Roses, chocolates, and oversized teddy bears are the norm on Valentine's Day and this year, we expect it to be no different. But if you time it right, you can save yourself some money — at least 40 percent. According to new research from Bradsdeals.com, the weeks of mid- to end- January is the time to submit your bouquet orders.
Aside from the month of February, the price of red roses are moderately low and especially greatly more affordable in the summer months. It was found that beginning now, roses begin to creep to the highest dollar price being $50 a dozen and slowly go back down after Valentine's Day to the reported lowest price, $32.
Why, you may ask? Researchers broke down the graphic and went behind their found stats. "Florists need to turn a profit, of course, and Valentine's Day is surely the high season," they report. "What we found was a lot more complex than that. Although flowers are largely treated as a standard retail item, they are in fact a highly perishable agricultural product, which introduces all kinds of difficulties and scenarios that can affect their price on any given day."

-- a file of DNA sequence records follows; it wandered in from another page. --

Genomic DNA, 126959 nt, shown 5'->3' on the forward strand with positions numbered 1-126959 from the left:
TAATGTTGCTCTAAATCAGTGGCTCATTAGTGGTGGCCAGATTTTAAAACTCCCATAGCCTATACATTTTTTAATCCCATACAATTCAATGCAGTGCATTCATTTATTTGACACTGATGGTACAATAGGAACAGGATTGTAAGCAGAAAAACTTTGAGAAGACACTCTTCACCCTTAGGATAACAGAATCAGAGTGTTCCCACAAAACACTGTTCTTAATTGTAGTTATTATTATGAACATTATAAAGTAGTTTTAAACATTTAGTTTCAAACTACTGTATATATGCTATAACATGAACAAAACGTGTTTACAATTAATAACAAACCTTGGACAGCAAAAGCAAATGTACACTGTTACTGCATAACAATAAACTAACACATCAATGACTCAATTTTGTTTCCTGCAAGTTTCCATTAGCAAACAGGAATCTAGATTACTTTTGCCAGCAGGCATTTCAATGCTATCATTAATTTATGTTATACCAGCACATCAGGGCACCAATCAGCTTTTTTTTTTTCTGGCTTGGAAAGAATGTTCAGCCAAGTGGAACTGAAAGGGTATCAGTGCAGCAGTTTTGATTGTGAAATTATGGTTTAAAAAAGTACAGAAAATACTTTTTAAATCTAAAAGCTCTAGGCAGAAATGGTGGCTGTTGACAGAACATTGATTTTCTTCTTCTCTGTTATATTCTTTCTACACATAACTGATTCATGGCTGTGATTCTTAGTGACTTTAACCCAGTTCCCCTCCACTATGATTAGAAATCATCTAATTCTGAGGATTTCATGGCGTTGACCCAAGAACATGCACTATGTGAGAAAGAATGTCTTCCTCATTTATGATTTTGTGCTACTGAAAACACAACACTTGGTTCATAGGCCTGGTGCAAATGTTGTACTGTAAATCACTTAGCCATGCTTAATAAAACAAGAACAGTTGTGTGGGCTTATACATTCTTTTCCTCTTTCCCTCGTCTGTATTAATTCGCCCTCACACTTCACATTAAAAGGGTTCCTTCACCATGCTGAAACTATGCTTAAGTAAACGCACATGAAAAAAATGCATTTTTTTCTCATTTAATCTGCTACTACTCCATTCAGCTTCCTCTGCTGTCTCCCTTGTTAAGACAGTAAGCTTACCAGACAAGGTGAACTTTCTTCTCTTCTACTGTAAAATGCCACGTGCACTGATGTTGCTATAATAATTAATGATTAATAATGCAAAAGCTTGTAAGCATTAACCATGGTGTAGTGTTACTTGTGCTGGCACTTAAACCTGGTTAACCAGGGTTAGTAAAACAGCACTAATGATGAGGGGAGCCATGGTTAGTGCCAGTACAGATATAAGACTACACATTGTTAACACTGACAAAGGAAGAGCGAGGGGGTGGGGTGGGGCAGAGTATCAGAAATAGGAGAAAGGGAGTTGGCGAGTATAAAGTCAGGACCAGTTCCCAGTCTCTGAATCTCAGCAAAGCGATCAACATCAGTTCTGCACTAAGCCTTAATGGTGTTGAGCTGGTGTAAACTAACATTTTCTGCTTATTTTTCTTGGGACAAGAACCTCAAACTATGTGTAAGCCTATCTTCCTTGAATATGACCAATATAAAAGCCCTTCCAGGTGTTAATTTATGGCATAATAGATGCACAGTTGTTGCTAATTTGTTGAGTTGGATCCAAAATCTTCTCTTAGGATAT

In fact, growing and pruning the anticipated red roses to be ready in time (and in large quantities) for Valentine's Day is indeed, a lot of work. The work to get the flowers ready in time for February 14 begins right after the holidays. Liz Castoro, Associate Director, Enterprise Public Relations for 1-800-Flowers shares the red rose preparation, elaborating, "After the Christmas season demand for red roses is filled, growers need 50 to 70 days to produce enough roses for Valentine's [Day] demand. Valentine's [Day] inspires the heaviest demand for long-stemmed roses, and several rosebuds are [sacrificed] to create a single long-stemmed rose."
The takeaway? The next time you're inclined to bemoan the higher cost, just know that it took a lot of "flower power" to get the red roses here, perfect, and ready for love's biggest day. Luckily, Valentine's Day is only one day and then, we can buy our roses at a lower cost starting the day after the holiday.
Of course, you can always go the "DIY" route and make your own everlasting bouquet: